Statistics could lead to falsely assuming child sex abuse decline

Experts warned over child abuse figures

There’s a warning against false assumptions that child sex abuse is decreasing.

It’s after statistics showed the number of children on formal protection plans in England due to this type of abuse has fallen to its lowest level in 14 years.

The Centre of expertise on child sexual abuse (CSA Centre) said such abuse was only cited as the primary reason for instigating an action plan in a minority of cases.

It has voiced concerns that not specifically naming sexual abuse – as opposed to it being considered part of overall neglect or other forms of abuse – reduces the likelihood that a child will get the appropriate targeted response to meet their specific needs.

The centre said its analysis of Government statistics showed a total of 2,290 children were being supported through child protection plans (CPP) for sexual abuse in the year to March 2023, which it said was 9% fewer than the previous year.

A child becomes the subject of a CPP if they are assessed as suffering or likely to suffer significant harm.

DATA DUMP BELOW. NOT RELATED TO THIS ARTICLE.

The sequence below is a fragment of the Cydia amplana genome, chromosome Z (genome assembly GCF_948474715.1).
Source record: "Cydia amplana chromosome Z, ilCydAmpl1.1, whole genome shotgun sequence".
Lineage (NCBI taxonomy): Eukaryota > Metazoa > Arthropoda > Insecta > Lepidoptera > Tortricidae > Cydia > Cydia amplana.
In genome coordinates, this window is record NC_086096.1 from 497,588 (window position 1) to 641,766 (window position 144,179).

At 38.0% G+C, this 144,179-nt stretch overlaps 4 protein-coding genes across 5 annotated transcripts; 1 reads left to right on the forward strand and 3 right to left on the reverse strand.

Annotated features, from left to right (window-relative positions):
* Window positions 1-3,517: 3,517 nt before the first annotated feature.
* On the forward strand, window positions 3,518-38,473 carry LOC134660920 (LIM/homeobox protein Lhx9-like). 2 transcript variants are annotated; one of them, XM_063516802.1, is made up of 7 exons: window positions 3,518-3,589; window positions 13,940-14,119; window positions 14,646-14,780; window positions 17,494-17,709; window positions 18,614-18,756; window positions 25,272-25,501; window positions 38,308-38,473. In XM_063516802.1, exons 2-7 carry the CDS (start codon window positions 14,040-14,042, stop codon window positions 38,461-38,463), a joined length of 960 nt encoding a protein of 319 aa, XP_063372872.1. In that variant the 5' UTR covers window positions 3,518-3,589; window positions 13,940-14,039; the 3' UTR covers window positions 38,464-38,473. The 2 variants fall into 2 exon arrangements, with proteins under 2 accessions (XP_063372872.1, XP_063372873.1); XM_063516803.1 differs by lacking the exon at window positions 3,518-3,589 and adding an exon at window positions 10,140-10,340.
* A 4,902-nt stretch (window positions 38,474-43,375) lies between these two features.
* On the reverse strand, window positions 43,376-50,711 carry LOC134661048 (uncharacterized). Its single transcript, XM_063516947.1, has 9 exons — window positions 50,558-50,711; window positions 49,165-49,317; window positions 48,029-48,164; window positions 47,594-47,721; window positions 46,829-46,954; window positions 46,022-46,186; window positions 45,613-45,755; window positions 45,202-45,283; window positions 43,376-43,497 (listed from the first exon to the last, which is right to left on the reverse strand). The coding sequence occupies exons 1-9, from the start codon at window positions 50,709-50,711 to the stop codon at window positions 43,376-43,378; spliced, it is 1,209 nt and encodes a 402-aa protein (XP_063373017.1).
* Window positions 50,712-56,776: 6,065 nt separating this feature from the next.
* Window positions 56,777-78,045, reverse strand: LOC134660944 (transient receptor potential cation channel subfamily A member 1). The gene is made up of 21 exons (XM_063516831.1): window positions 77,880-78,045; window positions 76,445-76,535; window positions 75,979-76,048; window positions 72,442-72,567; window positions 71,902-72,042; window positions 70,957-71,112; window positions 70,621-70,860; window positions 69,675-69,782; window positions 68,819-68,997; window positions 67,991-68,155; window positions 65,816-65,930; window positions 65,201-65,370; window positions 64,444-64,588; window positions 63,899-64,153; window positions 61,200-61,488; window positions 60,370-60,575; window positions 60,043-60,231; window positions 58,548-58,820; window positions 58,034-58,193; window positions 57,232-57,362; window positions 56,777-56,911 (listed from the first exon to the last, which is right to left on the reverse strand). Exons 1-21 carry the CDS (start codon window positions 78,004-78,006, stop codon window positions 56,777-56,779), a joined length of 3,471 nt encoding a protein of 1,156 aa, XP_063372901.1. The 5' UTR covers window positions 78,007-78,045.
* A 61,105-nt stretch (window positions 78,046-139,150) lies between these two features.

They will first have been assessed, having been referred to children’s social care services and enquiries can be made under section 47 of the Children Act 1989.

CPPs are put in place by local authorities to support families and keep children safe and can be initiated for various reasons including neglect, physical, sexual or emotional abuse.

The CSA Centre, in its latest report, said sexual abuse as the primary reason made up the lowest proportion of new child protection plans since records began, at 3.6% in 2022/23, down from almost a quarter (23%) in 1993/4.

The organisation said the fall comes “despite surveys indicating that children are just as likely to experience sexual abuse as other forms of abuse, such as emotional or physical abuse”.

The centre said the children placed on protection plans under the primary category of child sexual abuse equated to 5% of the children across England whose initial assessments recorded sexual abuse or sexual exploitation as concerns in that time period.

But it said information is not collected at national level on the response by children’s services to the remaining 95%.

Its director, Ian Dean, said more detail in official data is needed “to understand what happened next”.